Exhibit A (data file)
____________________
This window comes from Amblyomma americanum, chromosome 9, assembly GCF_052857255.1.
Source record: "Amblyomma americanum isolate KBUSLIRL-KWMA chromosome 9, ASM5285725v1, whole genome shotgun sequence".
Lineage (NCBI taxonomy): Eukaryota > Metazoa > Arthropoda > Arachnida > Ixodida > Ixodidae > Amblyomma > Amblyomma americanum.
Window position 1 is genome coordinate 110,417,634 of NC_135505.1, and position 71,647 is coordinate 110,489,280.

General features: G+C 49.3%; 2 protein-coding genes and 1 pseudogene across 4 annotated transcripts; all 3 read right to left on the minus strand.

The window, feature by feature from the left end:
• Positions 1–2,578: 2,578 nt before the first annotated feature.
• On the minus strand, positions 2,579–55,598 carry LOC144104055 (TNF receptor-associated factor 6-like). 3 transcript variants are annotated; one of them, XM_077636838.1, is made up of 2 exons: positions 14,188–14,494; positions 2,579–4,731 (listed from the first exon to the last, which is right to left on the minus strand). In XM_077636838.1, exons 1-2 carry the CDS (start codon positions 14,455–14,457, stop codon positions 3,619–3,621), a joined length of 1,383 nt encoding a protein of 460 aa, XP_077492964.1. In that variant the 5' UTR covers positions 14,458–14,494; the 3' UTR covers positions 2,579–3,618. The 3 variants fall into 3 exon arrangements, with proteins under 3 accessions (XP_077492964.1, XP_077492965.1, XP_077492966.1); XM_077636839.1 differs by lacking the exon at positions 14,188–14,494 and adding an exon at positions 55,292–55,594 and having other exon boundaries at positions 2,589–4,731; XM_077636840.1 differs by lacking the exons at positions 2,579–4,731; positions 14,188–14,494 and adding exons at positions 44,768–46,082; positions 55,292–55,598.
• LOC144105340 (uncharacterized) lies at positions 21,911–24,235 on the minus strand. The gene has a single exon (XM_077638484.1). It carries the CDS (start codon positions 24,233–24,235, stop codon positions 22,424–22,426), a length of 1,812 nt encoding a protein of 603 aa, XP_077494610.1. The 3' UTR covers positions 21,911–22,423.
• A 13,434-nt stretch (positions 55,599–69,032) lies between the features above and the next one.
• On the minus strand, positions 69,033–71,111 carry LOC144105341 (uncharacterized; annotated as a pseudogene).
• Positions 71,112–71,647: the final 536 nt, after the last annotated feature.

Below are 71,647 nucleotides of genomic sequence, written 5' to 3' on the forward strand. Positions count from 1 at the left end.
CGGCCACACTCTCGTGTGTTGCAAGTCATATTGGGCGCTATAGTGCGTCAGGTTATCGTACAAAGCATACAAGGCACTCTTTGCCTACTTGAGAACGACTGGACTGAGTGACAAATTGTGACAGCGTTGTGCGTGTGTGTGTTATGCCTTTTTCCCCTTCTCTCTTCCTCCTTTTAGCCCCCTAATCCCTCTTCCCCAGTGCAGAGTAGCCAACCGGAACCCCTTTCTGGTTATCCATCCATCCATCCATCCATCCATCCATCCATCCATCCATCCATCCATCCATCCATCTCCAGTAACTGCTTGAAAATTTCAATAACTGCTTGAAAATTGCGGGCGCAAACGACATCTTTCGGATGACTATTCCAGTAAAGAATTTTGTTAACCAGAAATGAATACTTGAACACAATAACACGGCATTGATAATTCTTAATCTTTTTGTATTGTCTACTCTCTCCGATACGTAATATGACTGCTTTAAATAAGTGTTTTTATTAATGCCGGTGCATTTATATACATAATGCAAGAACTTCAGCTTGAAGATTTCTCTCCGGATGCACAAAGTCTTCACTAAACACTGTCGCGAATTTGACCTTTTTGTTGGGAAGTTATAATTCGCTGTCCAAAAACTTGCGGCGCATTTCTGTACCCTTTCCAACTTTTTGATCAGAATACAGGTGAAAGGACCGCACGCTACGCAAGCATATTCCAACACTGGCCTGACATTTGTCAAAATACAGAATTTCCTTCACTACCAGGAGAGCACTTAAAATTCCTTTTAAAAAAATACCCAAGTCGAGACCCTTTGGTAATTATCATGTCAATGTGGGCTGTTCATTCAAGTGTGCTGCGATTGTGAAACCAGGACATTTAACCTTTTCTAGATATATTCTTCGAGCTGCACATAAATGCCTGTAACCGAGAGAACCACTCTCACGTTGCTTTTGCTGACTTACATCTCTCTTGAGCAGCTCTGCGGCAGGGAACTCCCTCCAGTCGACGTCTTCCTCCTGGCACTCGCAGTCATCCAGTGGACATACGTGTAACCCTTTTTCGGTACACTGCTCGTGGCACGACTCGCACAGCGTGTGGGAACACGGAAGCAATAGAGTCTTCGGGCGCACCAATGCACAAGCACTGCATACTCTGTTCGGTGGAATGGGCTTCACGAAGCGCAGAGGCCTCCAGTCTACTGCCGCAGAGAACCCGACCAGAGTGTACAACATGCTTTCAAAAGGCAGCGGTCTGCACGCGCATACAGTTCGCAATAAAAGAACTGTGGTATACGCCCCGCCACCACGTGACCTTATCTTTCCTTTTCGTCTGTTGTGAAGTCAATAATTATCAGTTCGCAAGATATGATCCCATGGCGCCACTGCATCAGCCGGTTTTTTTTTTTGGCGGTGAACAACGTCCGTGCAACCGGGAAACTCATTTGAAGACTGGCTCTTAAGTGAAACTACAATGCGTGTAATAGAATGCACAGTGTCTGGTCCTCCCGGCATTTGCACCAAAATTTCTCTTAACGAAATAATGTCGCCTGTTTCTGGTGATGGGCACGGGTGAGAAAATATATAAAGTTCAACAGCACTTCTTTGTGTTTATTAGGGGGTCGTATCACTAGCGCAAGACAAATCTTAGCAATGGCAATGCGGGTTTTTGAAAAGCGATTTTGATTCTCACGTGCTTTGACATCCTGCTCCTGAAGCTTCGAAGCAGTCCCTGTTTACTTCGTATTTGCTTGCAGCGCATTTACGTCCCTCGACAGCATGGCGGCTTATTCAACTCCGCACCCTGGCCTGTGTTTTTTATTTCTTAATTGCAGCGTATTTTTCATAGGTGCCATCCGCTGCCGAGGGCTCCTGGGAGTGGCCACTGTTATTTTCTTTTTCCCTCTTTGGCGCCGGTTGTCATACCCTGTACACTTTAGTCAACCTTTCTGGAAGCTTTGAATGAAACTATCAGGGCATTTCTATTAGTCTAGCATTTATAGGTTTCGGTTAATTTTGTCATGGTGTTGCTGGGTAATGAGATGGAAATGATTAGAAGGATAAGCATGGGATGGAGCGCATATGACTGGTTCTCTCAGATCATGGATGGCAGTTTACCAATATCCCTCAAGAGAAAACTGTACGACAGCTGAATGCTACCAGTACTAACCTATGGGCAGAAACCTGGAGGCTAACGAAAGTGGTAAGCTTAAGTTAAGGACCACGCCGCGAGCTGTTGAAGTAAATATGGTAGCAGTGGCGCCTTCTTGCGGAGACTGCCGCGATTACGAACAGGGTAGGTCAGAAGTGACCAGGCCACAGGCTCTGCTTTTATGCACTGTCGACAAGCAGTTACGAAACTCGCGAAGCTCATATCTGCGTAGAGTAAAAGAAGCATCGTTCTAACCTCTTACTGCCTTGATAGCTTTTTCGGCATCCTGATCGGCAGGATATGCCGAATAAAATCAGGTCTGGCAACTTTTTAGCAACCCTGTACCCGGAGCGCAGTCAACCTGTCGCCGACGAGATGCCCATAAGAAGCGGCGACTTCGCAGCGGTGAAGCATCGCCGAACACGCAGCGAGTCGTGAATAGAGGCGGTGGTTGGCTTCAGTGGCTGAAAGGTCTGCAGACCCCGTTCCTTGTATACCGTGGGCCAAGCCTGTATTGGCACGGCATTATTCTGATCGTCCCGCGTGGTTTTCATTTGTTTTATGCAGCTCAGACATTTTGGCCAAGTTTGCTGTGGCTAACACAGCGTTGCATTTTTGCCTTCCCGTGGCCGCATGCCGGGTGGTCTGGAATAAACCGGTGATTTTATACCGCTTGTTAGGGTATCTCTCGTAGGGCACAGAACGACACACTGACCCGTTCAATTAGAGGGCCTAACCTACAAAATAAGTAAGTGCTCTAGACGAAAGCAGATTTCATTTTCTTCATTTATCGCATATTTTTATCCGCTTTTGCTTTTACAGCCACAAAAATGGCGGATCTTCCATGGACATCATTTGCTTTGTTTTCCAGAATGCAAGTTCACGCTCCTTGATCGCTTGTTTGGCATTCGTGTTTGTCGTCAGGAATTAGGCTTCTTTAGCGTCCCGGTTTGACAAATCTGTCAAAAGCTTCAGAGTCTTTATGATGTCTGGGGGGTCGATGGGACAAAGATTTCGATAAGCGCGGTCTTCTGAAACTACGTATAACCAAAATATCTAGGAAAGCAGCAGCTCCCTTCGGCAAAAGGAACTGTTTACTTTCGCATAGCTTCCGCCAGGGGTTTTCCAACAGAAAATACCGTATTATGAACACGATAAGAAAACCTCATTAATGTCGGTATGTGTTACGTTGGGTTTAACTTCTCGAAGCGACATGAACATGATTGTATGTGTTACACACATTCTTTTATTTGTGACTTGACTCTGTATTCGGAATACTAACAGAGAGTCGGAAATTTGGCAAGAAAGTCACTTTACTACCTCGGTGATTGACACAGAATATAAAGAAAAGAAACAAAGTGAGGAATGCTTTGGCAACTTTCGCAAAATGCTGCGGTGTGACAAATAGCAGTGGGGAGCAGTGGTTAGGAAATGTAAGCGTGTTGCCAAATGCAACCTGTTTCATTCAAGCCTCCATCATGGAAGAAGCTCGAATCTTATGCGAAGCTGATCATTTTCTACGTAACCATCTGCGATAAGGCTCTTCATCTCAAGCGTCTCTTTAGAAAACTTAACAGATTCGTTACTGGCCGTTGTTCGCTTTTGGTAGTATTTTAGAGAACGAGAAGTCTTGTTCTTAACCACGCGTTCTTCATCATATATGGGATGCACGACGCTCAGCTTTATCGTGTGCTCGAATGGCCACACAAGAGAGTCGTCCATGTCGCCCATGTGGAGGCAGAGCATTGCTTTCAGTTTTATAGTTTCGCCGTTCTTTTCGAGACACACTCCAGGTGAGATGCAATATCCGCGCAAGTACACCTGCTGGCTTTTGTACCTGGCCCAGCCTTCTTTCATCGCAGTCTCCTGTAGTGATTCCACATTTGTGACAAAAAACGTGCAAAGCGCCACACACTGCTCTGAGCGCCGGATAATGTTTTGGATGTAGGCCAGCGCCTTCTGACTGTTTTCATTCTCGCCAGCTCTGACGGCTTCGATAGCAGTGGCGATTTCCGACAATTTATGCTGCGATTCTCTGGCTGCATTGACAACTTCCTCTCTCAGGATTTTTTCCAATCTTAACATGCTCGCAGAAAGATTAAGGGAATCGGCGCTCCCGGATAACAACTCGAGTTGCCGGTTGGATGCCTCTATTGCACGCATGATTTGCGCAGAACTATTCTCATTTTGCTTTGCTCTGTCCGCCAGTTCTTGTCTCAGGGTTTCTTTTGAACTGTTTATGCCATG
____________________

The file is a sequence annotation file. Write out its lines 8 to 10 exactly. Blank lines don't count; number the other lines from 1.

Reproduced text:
• On the minus strand, positions 2,579–55,598 carry LOC144104055 (TNF receptor-associated factor 6-like). 3 transcript variants are annotated; one of them, XM_077636838.1, is made up of 2 exons: positions 14,188–14,494; positions 2,579–4,731 (listed from the first exon to the last, which is right to left on the minus strand). In XM_077636838.1, exons 1-2 carry the CDS (start codon positions 14,455–14,457, stop codon positions 3,619–3,621), a joined length of 1,383 nt encoding a protein of 460 aa, XP_077492964.1. In that variant the 5' UTR covers positions 14,458–14,494; the 3' UTR covers positions 2,579–3,618. The 3 variants fall into 3 exon arrangements, with proteins under 3 accessions (XP_077492964.1, XP_077492965.1, XP_077492966.1); XM_077636839.1 differs by lacking the exon at positions 14,188–14,494 and adding an exon at positions 55,292–55,594 and having other exon boundaries at positions 2,589–4,731; XM_077636840.1 differs by lacking the exons at positions 2,579–4,731; positions 14,188–14,494 and adding exons at positions 44,768–46,082; positions 55,292–55,598.
• LOC144105340 (uncharacterized) lies at positions 21,911–24,235 on the minus strand. The gene has a single exon (XM_077638484.1). It carries the CDS (start codon positions 24,233–24,235, stop codon positions 22,424–22,426), a length of 1,812 nt encoding a protein of 603 aa, XP_077494610.1. The 3' UTR covers positions 21,911–22,423.
• A 13,434-nt stretch (positions 55,599–69,032) lies between the features above and the next one.